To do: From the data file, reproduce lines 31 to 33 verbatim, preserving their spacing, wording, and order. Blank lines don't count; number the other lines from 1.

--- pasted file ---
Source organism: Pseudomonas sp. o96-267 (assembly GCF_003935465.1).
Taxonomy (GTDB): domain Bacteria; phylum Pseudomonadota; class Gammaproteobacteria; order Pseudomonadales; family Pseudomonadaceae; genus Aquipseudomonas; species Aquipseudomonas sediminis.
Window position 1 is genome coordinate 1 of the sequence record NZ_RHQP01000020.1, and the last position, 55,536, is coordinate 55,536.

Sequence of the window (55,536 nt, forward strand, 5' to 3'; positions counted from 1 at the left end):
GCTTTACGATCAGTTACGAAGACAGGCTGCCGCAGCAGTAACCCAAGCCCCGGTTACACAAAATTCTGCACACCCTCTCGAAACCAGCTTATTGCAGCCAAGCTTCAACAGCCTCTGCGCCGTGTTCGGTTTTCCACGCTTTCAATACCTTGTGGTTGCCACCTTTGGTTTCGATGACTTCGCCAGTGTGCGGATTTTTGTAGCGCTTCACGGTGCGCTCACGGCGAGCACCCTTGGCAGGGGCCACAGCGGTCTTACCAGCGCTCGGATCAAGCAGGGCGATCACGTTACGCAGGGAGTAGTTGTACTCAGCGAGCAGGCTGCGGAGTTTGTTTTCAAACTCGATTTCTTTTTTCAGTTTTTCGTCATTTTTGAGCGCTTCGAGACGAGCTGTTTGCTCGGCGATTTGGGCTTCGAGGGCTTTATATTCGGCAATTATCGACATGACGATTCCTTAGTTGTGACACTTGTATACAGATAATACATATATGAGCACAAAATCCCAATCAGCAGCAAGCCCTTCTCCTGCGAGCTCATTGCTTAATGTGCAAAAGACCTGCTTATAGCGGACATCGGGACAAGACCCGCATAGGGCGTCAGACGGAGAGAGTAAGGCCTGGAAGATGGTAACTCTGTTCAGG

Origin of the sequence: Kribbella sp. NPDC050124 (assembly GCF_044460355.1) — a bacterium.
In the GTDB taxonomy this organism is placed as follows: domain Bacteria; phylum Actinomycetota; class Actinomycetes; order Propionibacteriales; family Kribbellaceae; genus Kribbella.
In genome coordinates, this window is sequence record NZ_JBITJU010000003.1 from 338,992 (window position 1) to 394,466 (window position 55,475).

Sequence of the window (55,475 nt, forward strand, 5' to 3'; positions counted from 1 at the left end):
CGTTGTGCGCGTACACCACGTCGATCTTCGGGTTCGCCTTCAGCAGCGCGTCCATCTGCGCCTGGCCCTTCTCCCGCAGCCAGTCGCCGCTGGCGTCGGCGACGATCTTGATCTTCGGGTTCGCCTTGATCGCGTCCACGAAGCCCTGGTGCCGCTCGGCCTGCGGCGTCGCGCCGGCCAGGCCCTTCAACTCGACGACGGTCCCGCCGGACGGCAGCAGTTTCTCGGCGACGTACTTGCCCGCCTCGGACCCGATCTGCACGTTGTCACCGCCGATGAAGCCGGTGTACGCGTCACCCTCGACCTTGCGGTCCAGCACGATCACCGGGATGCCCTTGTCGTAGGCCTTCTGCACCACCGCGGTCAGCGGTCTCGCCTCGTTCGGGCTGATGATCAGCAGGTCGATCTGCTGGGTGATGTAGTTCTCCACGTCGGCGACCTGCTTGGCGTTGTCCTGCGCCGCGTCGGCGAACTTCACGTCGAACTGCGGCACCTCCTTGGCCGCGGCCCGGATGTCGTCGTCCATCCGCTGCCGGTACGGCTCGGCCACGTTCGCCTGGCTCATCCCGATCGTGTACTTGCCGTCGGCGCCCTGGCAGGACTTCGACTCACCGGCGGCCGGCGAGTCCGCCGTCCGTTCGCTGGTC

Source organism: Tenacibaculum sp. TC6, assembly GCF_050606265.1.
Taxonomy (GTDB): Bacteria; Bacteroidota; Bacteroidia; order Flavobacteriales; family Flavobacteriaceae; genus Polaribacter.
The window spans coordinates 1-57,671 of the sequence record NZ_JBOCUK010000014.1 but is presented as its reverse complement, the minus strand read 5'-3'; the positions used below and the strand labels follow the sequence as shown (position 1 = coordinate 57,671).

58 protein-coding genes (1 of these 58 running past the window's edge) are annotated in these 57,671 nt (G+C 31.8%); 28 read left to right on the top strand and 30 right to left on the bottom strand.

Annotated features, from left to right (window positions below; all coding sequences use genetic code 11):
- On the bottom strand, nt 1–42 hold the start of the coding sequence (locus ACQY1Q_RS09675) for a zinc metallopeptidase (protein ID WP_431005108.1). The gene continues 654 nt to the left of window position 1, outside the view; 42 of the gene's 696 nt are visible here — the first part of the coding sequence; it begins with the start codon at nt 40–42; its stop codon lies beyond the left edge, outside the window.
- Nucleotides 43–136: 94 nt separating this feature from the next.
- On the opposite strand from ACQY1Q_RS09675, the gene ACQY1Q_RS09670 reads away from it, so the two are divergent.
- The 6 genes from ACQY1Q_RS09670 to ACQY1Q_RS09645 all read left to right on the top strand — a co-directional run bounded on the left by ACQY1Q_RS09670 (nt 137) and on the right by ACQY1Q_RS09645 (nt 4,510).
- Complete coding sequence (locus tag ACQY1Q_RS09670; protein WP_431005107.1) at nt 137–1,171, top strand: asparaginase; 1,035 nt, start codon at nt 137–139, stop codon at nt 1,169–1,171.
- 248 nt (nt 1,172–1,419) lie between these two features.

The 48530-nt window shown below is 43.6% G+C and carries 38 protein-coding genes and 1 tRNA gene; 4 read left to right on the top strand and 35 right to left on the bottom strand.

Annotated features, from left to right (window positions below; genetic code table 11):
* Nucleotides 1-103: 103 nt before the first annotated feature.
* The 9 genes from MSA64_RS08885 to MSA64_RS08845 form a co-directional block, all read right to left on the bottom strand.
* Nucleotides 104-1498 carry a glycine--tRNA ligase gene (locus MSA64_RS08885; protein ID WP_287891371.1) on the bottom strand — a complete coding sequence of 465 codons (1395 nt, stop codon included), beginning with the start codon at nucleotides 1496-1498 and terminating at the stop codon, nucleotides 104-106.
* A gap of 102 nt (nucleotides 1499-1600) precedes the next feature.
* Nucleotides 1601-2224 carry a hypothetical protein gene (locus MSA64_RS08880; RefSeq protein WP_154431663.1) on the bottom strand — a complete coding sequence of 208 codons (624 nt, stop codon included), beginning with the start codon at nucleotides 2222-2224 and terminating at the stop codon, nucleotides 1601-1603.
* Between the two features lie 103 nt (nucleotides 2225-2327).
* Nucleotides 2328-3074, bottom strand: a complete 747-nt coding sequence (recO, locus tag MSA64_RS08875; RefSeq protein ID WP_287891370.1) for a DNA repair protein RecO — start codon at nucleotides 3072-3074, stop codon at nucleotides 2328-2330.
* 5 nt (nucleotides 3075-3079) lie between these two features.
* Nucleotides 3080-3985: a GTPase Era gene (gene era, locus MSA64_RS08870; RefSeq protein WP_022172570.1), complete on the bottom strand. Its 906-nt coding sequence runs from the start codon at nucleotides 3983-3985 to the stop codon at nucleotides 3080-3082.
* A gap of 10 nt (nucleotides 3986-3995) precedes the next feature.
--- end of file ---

* 5 nt (nucleotides 3075-3079) lie between these two features.
* Nucleotides 3080-3985: a GTPase Era gene (gene era, locus MSA64_RS08870; RefSeq protein WP_022172570.1), complete on the bottom strand. Its 906-nt coding sequence runs from the start codon at nucleotides 3983-3985 to the stop codon at nucleotides 3080-3082.
* A gap of 10 nt (nucleotides 3986-3995) precedes the next feature.